The Black-crowned night heron has a stocky appearance, as if hunched over, the head tucked down into the shoulders, and it is usually seen with this posture. Its legs and neck are much shorter than those of other herons. This bird is most active at dusk or at night, their ghostly forms flying from their daytime roosts to the wetlands where they forage. Adults have striking gray-and-black plumage with long white head plumes. These birds breed in colonies, their stick nests usually being built over water. This species lives in a wide range of fresh, salt, or brackish wetlands and they are the world’s most widespread heron.
Black-crowned night herons breed on every continent apart from Antarctica and Australasia. In the Americas it is from Washington to Quebec, through coastal Mexico, and in Central America and the Caribbean. In winter they can be found as far north as the New England states and Oregon. The Old World subspecies occurs from Japan to Europe, Africa and India. This heron lives in a wide range of habitats, from swamps, rivers and lakes to salt marshes, lagoons and mudflats. Aquatic and marginal vegetation like mangroves, reed beds, bamboo, and other trees are necessary for nesting and roosting.
The Black-crowned night heron is social throughout the year, often associating with other species. In the winter, they roost together. A migrating species, it will fly at night and rest during the day. Its normal call sounds like 'qua,' 'quak,' or 'quark.' Such calls are most often made during flight or when perching. Feeding throughout the night avoids competition with herons that use the same habitat during the day. Feeding sites are repeatedly used. When landing to feed, it alights feet first on water, or plunges out of the air. When it walks, it usually has its head lowered, and it hardly ever runs. On cold days when flying, it may retract its feet to conserve heat. Young leave their perches to huddle in the nest when it is cold. A Black-crowned night heron will defend its feeding and nesting territories. The young may be aggressive, defecating or regurgitating on human intruders.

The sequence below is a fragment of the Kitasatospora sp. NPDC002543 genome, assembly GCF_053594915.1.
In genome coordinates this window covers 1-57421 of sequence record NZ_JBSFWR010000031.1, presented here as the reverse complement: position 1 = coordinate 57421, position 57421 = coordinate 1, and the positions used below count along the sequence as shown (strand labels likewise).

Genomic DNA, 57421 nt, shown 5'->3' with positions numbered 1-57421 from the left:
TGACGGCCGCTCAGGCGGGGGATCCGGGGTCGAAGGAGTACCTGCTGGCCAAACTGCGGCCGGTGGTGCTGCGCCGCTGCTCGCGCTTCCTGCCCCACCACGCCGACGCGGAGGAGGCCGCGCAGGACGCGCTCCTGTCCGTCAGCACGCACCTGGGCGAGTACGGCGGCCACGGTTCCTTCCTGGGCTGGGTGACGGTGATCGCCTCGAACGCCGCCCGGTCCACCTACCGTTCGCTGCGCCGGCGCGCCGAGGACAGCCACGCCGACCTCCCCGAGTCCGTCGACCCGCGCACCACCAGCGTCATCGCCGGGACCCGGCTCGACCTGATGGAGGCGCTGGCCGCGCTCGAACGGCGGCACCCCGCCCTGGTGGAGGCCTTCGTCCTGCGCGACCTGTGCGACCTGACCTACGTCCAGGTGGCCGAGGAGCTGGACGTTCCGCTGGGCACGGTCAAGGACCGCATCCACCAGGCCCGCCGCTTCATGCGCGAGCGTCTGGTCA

Black-crowned night herons are classified as pre-eminently carnivorous, they eat primarily fish and other aquatic life: frogs, tadpoles, snakes, turtles, lizards, the larvae and adult forms of insects, spiders, crustaceans, mollusks, small rodents, bats, chicks and eggs of other bird species.
Black-crowned night herons seem to be monogamous, one male mating with only one female. Males perform an elaborate courtship display, which is often at night. It walks about in a crouching position, with head lowered, clapping its bill. Next, it flaps its wings, singing and dancing. Once the female accepts, the birds preen each other and touch and clasp each other’s bills. The breeding season varies depending on the range. These birds breed in colonies which may be very big (as many as 5000-6000 pairs in Malaysia). The colonies may include several different species. Nests are made on cliff ledges or in reed beds, tall trees, bushes, or on the ground. 3-5 eggs are laid and two broods per season may be produced. Incubation is for about 21-22 days and both parents brood their young. Chicks leave the nest after two weeks, although they do not go far. By three weeks, they will fly to the tops of trees if disturbed. By 6-7 weeks old they are competent fliers and fly to the feeding grounds. The young are sexually mature at 2-3 years.
Although Black-crowned night herons are relatively abundant and widespread, localized threats are a concern for certain populations, in particular, habitat loss, wetland degradation, petroleum and pesticide contamination, hunting and disease.
According to IUCN’s Red List, the Black-crowned night heron global population size is 510,000-3,600,000, with national population estimates including: 100,000-1 million breeding pairs, over 10,000 individuals migrating and over 10,000 wintering birds in China; in Taiwan 100,000-1 million breeding pairs; in Korea 10,000-100,000 breeding pairs as well as 50-1,000 wintering individuals; and in Japan 10,000-100,000 breeding pairs, with 1,000-10,000 birds migrating. Overall, currently Black-crowned night herons are classified as Least Concern (LC), however, their numbers today are decreasing.
Black-crowned night herons may have influence on the fish population due to their diet.